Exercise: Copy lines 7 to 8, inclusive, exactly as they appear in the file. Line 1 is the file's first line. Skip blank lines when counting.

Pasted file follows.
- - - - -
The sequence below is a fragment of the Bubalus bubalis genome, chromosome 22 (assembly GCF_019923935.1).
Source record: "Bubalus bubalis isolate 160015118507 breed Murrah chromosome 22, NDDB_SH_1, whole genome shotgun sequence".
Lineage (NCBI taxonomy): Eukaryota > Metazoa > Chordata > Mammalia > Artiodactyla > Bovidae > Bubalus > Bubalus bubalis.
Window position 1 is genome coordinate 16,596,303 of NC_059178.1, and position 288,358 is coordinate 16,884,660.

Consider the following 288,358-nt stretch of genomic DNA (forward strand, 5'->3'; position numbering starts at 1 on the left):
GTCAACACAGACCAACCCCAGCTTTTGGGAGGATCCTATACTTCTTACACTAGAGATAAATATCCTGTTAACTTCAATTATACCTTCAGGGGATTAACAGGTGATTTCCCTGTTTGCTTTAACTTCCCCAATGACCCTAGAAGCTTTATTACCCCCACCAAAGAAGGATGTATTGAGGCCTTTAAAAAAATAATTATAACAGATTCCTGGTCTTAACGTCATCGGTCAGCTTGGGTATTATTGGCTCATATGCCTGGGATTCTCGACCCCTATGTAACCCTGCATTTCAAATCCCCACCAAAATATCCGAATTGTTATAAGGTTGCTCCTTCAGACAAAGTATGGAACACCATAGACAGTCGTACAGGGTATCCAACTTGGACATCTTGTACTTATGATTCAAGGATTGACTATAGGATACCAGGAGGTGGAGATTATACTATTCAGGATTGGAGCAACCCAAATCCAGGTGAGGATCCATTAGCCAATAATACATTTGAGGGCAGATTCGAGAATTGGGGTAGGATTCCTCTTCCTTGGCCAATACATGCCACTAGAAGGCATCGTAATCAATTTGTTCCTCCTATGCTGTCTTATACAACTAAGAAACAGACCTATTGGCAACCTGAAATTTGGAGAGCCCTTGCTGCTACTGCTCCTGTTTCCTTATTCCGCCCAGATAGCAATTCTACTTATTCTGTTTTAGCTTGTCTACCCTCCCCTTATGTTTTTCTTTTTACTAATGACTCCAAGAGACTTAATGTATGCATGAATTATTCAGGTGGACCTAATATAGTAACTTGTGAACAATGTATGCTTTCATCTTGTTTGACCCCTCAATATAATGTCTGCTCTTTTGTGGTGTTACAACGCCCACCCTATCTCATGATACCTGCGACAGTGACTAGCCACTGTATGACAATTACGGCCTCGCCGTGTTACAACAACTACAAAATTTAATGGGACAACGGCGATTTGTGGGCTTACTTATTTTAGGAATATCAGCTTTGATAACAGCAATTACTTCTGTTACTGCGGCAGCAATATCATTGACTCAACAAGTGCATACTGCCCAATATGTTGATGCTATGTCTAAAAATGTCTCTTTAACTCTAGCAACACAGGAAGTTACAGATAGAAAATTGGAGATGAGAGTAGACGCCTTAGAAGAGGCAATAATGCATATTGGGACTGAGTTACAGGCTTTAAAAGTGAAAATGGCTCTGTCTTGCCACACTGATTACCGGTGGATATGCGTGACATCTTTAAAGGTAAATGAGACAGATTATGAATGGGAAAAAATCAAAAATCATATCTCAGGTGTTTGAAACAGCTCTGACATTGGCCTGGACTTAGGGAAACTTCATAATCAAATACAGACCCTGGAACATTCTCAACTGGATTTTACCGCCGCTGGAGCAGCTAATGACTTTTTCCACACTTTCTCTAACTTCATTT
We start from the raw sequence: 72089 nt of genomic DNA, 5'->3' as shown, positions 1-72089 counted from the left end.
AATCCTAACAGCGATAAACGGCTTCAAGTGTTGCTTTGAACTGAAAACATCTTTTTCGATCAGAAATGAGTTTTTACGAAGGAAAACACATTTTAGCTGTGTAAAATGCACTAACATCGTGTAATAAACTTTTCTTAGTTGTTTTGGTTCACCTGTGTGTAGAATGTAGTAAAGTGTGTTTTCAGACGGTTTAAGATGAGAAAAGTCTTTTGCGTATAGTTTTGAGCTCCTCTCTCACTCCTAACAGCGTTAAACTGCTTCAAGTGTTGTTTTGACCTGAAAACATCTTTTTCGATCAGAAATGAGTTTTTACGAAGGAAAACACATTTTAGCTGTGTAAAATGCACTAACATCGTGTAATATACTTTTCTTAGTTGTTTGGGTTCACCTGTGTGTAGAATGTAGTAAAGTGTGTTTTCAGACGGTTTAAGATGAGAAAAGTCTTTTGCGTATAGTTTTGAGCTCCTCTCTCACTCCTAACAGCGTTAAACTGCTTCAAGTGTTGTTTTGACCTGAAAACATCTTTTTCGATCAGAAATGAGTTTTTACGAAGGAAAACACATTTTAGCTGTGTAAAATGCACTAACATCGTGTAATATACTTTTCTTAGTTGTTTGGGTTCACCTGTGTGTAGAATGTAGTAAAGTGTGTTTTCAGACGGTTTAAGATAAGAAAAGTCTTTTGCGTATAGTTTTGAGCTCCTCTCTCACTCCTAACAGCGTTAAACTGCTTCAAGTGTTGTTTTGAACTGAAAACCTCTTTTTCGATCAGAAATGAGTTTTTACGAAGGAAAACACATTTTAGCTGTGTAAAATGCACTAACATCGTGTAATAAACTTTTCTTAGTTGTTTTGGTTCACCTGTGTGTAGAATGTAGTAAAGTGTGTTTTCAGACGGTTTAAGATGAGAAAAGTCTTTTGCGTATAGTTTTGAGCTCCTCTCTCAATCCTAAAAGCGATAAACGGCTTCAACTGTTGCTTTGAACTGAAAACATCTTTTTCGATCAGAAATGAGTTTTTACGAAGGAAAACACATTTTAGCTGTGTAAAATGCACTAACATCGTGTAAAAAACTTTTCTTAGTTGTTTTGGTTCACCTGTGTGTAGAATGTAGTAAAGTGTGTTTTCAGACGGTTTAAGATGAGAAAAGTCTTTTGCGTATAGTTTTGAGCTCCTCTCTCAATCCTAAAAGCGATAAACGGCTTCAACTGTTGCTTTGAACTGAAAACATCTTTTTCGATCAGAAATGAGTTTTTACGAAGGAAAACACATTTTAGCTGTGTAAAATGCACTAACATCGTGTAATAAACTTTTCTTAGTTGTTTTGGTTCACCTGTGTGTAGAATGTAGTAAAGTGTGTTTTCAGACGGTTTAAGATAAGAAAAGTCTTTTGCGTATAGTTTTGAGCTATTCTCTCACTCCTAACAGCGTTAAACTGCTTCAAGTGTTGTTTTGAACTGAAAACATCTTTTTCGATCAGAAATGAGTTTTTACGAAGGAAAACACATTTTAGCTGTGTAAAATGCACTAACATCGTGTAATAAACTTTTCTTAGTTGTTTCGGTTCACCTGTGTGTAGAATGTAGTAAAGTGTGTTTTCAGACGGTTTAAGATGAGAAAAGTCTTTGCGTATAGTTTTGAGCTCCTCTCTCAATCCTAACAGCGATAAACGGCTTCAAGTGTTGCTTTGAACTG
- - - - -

We start from the raw sequence: 72089 nt of genomic DNA, 5'->3' as shown, positions 1-72089 counted from the left end.
AATCCTAACAGCGATAAACGGCTTCAAGTGTTGCTTTGAACTGAAAACATCTTTTTCGATCAGAAATGAGTTTTTACGAAGGAAAACACATTTTAGCTGTGTAAAATGCACTAACATCGTGTAATAAACTTTTCTTAGTTGTTTTGGTTCACCTGTGTGTAGAATGTAGTAAAGTGTGTTTTCAGACGGTTTAAGATGAGAAAAGTCTTTTGCGTATAGTTTTGAGCTCCTCTCTCACTCCTAACAGCGTTAAACTGCTTCAAGTGTTGTTTTGACCTGAAAACATCTTTTTCGATCAGAAATGAGTTTTTACGAAGGAAAACACATTTTAGCTGTGTAAAATGCACTAACATCGTGTAATATACTTTTCTTAGTTGTTTGGGTTCACCTGTGTGTAGAATGTAGTAAAGTGTGTTTTCAGACGGTTTAAGATGAGAAAAGTCTTTTGCGTATAGTTTTGAGCTCCTCTCTCACTCCTAACAGCGTTAAACTGCTTCAAGTGTTGTTTTGACCTGAAAACATCTTTTTCGATCAGAAATGAGTTTTTACGAAGGAAAACACATTTTAGCTGTGTAAAATGCACTAACATCGTGTAATATACTTTTCTTAGTTGTTTGGGTTCACCTGTGTGTAGAATGTAGTAAAGTGTGTTTTCAGACGGTTTAAGATAAGAAAAGTCTTTTGCGTATAGTTTTGAGCTCCTCTCTCACTCCTAACAGCGTTAAACTGCTTCAAGTGTTGTTTTGAACTGAAAACCTCTTTTTCGATCAGAAATGAGTTTTTACGAAGGAAAACACATTTTAGCTGTGTAAAATGCACTAACATCGTGTAATAAACTTTTCTTAGTTGTTTTGGTTCACCTGTGTGTAGAATGTAGTAAAGTGTGTTTTCAGACGGTTTAAGATGAGAAAAGTCTTTTGCGTATAGTTTTGAGCTCCTCTCTCAATCCTAAAAGCGATAAACGGCTTCAACTGTTGCTTTGAACTGAAAACATCTTTTTCGATCAGAAATGAGTTTTTACGAAGGAAAACACATTTTAGCTGTGTAAAATGCACTAACATCGTGTAAAAAACTTTTCTTAGTTGTTTTGGTTCACCTGTGTGTAGAATGTAGTAAAGTGTGTTTTCAGACGGTTTAAGATGAGAAAAGTCTTTTGCGTATAGTTTTGAGCTCCTCTCTCAATCCTAAAAGCGATAAACGGCTTCAACTGTTGCTTTGAACTGAAAACATCTTTTTCGATCAGAAATGAGTTTTTACGAAGGAAAACACATTTTAGCTGTGTAAAATGCACTAACATCGTGTAATAAACTTTTCTTAGTTGTTTTGGTTCACCTGTGTGTAGAATGTAGTAAAGTGTGTTTTCAGACGGTTTAAGATAAGAAAAGTCTTTTGCGTATAGTTTTGAGCTATTCTCTCACTCCTAACAGCGTTAAACTGCTTCAAGTGTTGTTTTGAACTGAAAACATCTTTTTCGATCAGAAATGAGTTTTTACGAAGGAAAACACATTTTAGCTGTGTAAAATGCACTAACATCGTGTAATAAACTTTTCTTAGTTGTTTCGGTTCACCTGTGTGTAGAATGTAGTAAAGTGTGTTTTCAGACGGTTTAAGATGAGAAAAGTCTTTGCGTATAGTTTTGAGCTCCTCTCTCAATCCTAACAGCGATAAACGGCTTCAAGTGTTGCTTTGAACTG